Narrator: This is Science Today.
Since 1994, dairy farmers have been offered a new
technology called bovine growth hormone -- a genetically
engineered hormone that makes cows produce more
milk. Agriculture expert Bill Liebhardt of the University
of California, Davis says that even though it's
government-approved, the new substance hasn't exactly
gotten rave reviews among farming communities.
Liebhardt: With farmers, the opposition comes I think because there already is a surplus of milk, and so you could question whether you need some production-enhancing technology at a time when you've already got a surplus.
Narrator: The result might be to lower the price of milk and drive small farms out of business. Then there's the cost to the environment. Cows in a pasture live on what's called forage -- grasses, clover and alfalfa. But if they're forced to produce more milk, farmers will be forced to supplement their diet with grain.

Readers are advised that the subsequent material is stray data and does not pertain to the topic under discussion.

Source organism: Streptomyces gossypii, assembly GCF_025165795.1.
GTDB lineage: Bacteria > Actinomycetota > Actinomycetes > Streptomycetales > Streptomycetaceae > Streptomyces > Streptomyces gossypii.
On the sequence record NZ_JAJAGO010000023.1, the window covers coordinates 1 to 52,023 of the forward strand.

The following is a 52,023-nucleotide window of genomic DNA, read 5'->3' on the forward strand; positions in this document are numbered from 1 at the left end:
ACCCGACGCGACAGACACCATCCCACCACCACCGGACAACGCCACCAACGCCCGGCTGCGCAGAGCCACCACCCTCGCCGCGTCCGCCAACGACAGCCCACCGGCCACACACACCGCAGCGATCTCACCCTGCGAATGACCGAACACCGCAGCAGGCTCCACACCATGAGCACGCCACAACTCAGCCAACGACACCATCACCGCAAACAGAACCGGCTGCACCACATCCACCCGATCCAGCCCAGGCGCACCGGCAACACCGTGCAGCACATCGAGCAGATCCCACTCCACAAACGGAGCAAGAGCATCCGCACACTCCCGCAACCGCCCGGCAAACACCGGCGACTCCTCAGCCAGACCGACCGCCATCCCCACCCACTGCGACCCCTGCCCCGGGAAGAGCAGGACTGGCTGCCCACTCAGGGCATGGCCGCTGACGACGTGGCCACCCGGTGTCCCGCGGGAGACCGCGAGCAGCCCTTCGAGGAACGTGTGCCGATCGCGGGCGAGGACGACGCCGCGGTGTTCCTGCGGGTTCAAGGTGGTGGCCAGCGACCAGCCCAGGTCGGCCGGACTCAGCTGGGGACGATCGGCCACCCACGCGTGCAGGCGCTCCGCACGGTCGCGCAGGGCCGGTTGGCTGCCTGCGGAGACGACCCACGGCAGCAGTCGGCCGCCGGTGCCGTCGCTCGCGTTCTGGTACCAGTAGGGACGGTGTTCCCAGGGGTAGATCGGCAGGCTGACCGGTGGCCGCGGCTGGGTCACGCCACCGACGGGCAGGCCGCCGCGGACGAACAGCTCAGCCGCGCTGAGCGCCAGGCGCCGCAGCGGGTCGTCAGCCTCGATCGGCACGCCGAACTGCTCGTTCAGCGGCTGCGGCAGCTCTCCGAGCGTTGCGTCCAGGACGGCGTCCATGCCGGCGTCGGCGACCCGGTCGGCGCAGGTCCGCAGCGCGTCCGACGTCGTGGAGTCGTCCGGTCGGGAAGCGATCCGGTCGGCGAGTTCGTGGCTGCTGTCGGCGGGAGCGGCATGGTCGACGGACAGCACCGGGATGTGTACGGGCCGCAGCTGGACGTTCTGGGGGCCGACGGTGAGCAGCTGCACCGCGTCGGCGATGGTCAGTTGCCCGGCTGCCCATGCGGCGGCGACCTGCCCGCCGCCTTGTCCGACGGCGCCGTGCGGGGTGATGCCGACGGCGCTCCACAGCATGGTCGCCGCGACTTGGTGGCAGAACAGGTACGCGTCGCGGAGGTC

Liebhardt: If you move in this direction, what happens is instead of having more forage you end up with more grain, which then increases the amount of fertilizers and pesticides and energy use on farms to feed that extra grain.
Narrator: For Science Today, I'm Steve Tokar.